Government is now controlled by the Leader, who has an inner clique whose primary function is to maintain his position. This usually comprises the Home Secretary, the Minister of Justice and the Chancellor. The current variation is that it really only comprises the current Secretary of State for Business, Innovation and Skills (worryingly, someone who has no elected mandate from the people whatsoever).
So democracy now comprises an executive of one person and a judiciary.
The independence of the judiciary is also under threat. Judges are ultimately appointed by the executive. Traditionally, they are kept in check by an independent trial jury of twelve citizens – and we already have situations where juries are dispensed with. But the more worrying trend is that the judiciary is being side-lined.
This is being achieved by a gradual (actually, not so gradual) movement away from a presumption of innocence to a presumption of guilt. We are increasingly guilty unless we can prove our innocence; and this in turn is increasingly done either by our presence within, or our absence from, one or more of the increasingly inclusive national databases.
This is most obvious with the National ID Register and ID Cards. Their purpose is to prove that, individually, we are not benefit cheats, illegal immigrants, paedophiles, terrorists or gun-running, money-laundering mafia overlords.
A very close second comes the National DNA database which contains DNA records of more innocent people than criminals. If we haven’t done anything wrong, why should we worry, we are told. But that’s the whole point: in a true democracy it is up to the police to prove to the judiciary that we are guilty of a crime; it is not up to us to prove we are innocent.
This process is now neutering the judiciary. Guilt will no longer be decided by argument and proof, it will be decided by the inclusion or absence of database records. No judgement will be required by judges, merely the pronouncement of statutory sentences. And these sentences come from the executive, which we have already seen to be effectively the Prime Minister.
In other words, shocking as this may sound, we in the UK are on the verge of being ruled by dictatorship. Many of us believe that this is already happening.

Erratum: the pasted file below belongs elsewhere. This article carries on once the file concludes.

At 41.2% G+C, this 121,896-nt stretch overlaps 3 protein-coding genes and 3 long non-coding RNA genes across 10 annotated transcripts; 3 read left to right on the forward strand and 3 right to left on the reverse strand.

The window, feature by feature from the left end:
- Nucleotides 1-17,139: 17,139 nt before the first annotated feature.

One thing in this life is certain: if you set something up, someone will knock it down. That is just what has been happening at the Pwn2Own contest run by security company TippingPoint Zero Day Initiative (ZDI) in Vancouver. The impregnability of the iPhone has gone. Security researchers Vincenzo Iozzo from Zynamics GmbH and Ralf-Philipp Weinmann from the University of Luxembourg stole the SMS database from an iPhone that visited a malicious website.
The researchers have declared, under the rules of the competition, that they won’t release details until after Apple has had a chance to patch the vulnerability – but it just proves that nothing is safe, and even iPhone users need to watch where they’re going.
Apple’s Safari browser running on the latest Snow Leopard version of OS/X also fell to proven Mac hacker Charlie Miller, again to the process known as drive-by hacking. When a conference organiser pointed Safari at the poisoned web page, Miller’s exploit took control of the Macbook.
Peter Vreugdenhil took down IE8 running on Windows 7. He managed to by-pass Windows’ DEP (Data Execution Prevention) and ASLR (Address Space Layout Randomization) protections that are specifically intended to prevent such attacks.
Firefox on Windows 7 fell to a German researcher known as Nils, using a new zero-day vulnerability. Firefox has only just released version 3.6 (with commendable speed); so we can expect 3.7 before some laggards even update to 3.6.
All in all, the only target that wasn’t attacked and defeated was Google’s Chrome; presumably because no-one yet has a working exploit. But give it time. What Pwn2Own does is demonstrate that nothing is ultimately secure. We just have to be very, very careful about what we do and where we go whatever we’re using,